WASHINGTON -- On June 11, three judges in Philadelphia struck down parts of the Communications Decency Act. The decision, ACLU v. Reno, is being justly celebrated as an occasion for dancing in the chat rooms. The three judges understood how the old First Amendment battles are being overtaken by new technologies; and in an endearingly self-dramatizing touch, they had their separate opinions distributed on floppy disks.
But for all their sophistication about the technical difficulties of regulating free speech in cyberspace, the judges were forced by the Supreme Court's archaic obscenity doctrine to rely on an implausible premise: that it's possible to distinguish obscenity (which can be banned) from indecency (which must be protected) in an age when cyberspace has made the notion of local community standards untenable.
The best of the three Reno opinions was written by federal District Judge Stewart Dalzell, who concluded that the Internet is entitled to at least as much protection as traditional print media, if not more, because it realizes the goals of the First Amendment even more completely.
The new cyberspace technologies are reducing the costs of entry for both speakers and listeners and creating relative equality among them. As a result, Judge Dalzell noted, in cyberspace, even more than in newspapers and magazines, ''astoundingly diverse content is available,'' fulfilling Oliver Wendell Holmes' romantic metaphor of a perfectly deregulated marketplace of ideas.
Judge Dalzell recognized the decentralized chaos of the Internet as a central First Amendment value. Since the 1920s, leading free-speech theoreticians, from Walter Lippmann to Robert Bork, have emphasized the communal value of civic debate about ''matters of public importance'' and have downplayed the competing libertarian value of individual self-expression. This communitarian tradition has been invoked to justify censorship of purportedly ''worthless'' speech, from anarchist polemics during World War I to racial epithets today.
Judge Dalzell, by contrast, celebrated the fact that, in cyberspace, the lack of a centralized censoring authority means that decisions about what speech is valuable and what is worthless are left in the hands of individual speakers and listeners.
By purporting to regulate ''indecent'' speech, as measured by ''contemporary community standards,'' he concluded, the Communications Decency Act threatens the very chaos that represents the Internet's greatest strength. Because there's no technologically feasible way to limit the geographic scope of every Internet ''speaker,'' and no economically feasible way to screen the location and age of each potential ''listener,'' everyone runs the risk that his speech will be found ''indecent'' or ''patently offensive'' in some community he had no intention of entering. Graphic language ''routinely acceptable in New York City,'' such as Tony Kushner's ''Angels in America,'' might be actionable if downloaded in Tennessee.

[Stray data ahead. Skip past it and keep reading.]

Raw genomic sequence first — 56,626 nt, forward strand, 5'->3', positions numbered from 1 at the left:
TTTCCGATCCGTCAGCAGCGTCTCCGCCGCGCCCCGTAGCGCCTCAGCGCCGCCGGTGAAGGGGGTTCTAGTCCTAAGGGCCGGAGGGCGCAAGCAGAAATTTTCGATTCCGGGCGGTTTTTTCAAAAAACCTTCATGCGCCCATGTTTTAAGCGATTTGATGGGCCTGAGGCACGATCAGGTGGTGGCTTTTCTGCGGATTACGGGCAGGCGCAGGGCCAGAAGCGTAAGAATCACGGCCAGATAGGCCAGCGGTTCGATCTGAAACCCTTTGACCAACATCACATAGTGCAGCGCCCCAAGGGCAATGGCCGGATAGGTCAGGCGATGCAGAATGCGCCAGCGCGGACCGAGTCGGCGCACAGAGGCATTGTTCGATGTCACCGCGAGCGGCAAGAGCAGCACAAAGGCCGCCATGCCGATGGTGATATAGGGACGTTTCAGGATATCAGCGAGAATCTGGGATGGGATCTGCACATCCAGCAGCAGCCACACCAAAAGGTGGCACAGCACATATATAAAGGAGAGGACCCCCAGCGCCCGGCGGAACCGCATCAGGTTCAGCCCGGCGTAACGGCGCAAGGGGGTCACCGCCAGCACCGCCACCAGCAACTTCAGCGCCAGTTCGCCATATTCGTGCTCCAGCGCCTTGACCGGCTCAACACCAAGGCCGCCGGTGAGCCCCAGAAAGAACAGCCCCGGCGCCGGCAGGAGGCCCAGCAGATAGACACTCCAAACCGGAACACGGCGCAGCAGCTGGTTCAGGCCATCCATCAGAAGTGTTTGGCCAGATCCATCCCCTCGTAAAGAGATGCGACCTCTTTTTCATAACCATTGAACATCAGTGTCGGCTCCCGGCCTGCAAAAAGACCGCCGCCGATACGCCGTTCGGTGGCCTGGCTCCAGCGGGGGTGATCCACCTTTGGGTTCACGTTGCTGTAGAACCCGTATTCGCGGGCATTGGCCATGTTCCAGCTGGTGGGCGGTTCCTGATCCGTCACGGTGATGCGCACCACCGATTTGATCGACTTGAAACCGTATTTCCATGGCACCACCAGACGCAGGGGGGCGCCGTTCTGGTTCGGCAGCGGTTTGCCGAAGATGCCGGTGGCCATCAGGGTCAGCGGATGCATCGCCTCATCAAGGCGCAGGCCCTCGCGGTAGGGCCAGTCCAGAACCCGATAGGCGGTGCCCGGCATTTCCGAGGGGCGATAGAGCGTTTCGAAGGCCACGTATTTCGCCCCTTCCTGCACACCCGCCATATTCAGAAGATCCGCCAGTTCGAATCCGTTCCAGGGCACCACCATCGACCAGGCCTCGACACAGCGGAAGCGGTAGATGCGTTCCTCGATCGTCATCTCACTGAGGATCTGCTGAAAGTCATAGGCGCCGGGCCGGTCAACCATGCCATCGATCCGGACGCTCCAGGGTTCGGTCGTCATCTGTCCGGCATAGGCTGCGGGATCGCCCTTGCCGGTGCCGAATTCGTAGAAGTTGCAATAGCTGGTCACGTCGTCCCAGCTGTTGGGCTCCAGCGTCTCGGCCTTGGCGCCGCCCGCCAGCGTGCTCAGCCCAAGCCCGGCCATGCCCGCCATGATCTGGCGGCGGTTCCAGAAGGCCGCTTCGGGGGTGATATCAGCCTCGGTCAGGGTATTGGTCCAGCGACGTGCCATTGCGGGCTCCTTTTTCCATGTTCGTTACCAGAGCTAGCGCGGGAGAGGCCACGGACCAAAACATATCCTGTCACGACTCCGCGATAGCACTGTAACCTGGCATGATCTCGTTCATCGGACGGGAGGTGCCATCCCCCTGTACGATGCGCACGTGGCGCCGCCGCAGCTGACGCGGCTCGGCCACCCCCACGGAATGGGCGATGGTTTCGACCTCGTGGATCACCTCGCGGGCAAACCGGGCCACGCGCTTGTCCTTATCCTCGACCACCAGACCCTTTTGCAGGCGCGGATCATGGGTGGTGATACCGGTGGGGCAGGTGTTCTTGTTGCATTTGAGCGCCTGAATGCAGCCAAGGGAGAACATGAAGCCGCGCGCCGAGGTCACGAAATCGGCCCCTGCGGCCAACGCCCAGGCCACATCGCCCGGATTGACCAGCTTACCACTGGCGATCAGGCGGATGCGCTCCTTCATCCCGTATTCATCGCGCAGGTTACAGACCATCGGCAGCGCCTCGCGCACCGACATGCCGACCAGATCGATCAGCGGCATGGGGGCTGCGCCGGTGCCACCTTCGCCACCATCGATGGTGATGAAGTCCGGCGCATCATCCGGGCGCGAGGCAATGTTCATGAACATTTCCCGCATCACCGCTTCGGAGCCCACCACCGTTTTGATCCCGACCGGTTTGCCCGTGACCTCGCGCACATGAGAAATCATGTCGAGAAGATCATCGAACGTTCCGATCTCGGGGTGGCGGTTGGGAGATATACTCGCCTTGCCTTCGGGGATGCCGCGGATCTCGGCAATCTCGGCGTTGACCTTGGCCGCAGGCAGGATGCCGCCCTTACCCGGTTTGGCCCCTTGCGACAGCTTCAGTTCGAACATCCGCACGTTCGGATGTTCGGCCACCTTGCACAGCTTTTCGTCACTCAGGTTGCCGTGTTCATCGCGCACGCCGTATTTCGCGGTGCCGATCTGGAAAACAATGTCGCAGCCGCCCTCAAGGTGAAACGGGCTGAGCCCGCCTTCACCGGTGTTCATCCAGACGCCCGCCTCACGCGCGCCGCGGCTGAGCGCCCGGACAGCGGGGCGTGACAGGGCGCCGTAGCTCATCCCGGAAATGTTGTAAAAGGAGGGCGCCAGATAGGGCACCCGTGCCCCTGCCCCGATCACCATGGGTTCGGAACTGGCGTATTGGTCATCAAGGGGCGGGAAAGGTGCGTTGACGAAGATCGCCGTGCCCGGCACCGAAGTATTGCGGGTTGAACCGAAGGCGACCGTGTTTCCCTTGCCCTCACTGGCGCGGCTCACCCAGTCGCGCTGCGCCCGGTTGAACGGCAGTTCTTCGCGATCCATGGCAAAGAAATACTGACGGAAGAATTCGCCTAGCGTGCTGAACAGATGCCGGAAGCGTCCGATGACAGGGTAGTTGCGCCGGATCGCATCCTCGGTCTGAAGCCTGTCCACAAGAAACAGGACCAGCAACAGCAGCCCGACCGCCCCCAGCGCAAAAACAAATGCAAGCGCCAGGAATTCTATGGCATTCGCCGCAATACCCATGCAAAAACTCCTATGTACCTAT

All three judges concluded, therefore, that the ''indecency'' standard was too subjective to give citizens fair notice of what speech might be illegal.
But isn't the federal obscenity standard vulnerable to precisely the same objections? ''The government can continue to protect children from pornography on the Internet through vigorous enforcement of existing laws criminalizing obscenity and child pornography,'' Judge Dalzell declared. But his own reasoning undermines the distinction between indecency and obscenity. If indecency can't be coherently defined, because of the elasticity of ''community standards,'' defining obscenity is even harder.
Judge Dalzell points approvingly to the only federal Internet obscenity conviction, United States v. Thomas, affirmed by an appellate court last year. The images in question were uploaded on the Amateur Action Bulletin Board in Milpitas, Calif., and were downloaded in the heart of the Bible Belt in Memphis, Tenn. The Thomases claimed they were entrapped by a postal inspector, who intentionally chose to download the pictures in Memphis to take advantage of Tennessee's conservative community standards.
Virtual vs. geographic
But the Thomas case confirms Judge Dalzell's most powerful insight: In an age when cyberspace has broken down physical boundaries, it makes little sense to allow the morals of a geographic community to dictate what is acceptable for a virtual community of consenting adults.
Judge Dalzell's Maginot line between indecency and obscenity is being threatened by cultural changes, too. In 1973, when the Supreme Court declared that obscenity should be judged by local rather than national community standards, there was an informal consensus that hard-core material could be banned, while soft-core material had to be protected.